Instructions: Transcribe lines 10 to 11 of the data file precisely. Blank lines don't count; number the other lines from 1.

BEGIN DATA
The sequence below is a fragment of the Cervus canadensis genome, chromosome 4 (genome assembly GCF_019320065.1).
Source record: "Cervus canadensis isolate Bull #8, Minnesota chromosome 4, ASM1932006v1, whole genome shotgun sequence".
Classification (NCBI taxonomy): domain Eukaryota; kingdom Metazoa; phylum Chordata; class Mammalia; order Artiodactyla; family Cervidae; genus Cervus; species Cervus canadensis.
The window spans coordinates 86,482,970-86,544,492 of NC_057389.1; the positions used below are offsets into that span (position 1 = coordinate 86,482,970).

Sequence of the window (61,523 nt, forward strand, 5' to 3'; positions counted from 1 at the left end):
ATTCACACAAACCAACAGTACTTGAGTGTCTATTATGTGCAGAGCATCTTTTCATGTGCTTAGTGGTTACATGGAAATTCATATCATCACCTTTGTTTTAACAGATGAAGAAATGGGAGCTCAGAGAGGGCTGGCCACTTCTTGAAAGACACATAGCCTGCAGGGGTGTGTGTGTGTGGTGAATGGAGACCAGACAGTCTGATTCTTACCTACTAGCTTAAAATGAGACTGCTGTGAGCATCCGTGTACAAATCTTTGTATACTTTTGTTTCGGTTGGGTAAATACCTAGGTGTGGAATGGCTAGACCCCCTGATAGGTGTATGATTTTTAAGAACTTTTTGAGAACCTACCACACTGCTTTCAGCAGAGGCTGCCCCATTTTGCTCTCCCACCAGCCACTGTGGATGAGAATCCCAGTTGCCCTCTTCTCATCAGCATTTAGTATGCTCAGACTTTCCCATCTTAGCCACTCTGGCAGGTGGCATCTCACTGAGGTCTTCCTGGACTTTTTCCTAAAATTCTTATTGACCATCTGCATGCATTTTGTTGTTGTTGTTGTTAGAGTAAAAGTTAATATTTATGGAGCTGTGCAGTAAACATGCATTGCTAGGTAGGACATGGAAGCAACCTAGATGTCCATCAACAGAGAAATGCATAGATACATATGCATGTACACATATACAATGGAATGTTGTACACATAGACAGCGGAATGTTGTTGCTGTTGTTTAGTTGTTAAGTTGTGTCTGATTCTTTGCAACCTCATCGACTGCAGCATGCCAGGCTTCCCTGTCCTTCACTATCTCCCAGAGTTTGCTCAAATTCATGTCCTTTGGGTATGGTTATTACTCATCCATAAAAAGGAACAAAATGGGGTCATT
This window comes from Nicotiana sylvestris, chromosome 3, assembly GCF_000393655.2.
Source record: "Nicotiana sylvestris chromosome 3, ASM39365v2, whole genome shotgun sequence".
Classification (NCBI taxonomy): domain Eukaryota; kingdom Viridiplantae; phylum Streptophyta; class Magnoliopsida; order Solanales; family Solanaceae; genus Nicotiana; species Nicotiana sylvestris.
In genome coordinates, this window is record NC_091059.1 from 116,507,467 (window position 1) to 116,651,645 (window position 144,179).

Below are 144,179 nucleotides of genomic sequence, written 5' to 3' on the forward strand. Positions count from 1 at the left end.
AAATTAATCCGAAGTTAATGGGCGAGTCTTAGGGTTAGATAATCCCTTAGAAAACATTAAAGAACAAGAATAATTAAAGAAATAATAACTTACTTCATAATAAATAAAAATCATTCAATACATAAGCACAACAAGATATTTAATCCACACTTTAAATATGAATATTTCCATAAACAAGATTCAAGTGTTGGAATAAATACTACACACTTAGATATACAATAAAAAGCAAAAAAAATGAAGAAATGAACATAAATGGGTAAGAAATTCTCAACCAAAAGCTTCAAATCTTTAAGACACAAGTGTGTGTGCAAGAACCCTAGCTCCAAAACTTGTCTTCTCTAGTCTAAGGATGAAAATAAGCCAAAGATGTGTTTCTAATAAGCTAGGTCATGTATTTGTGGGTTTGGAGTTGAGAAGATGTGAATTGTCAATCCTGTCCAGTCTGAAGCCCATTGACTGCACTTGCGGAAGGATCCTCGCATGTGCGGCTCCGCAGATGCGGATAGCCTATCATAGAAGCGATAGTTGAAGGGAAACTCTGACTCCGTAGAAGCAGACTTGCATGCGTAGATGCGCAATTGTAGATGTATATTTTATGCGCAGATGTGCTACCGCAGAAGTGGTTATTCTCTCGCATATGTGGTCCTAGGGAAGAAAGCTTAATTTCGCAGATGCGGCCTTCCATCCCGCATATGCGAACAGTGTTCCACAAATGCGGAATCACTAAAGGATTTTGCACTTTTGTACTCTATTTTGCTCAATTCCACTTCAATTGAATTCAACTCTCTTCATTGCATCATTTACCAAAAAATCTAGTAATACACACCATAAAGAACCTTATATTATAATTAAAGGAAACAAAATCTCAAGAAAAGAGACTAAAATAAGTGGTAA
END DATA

In genome coordinates, this window is record NC_091059.1 from 116,507,467 (window position 1) to 116,651,645 (window position 144,179).

Below are 144,179 nucleotides of genomic sequence, written 5' to 3' on the forward strand. Positions count from 1 at the left end.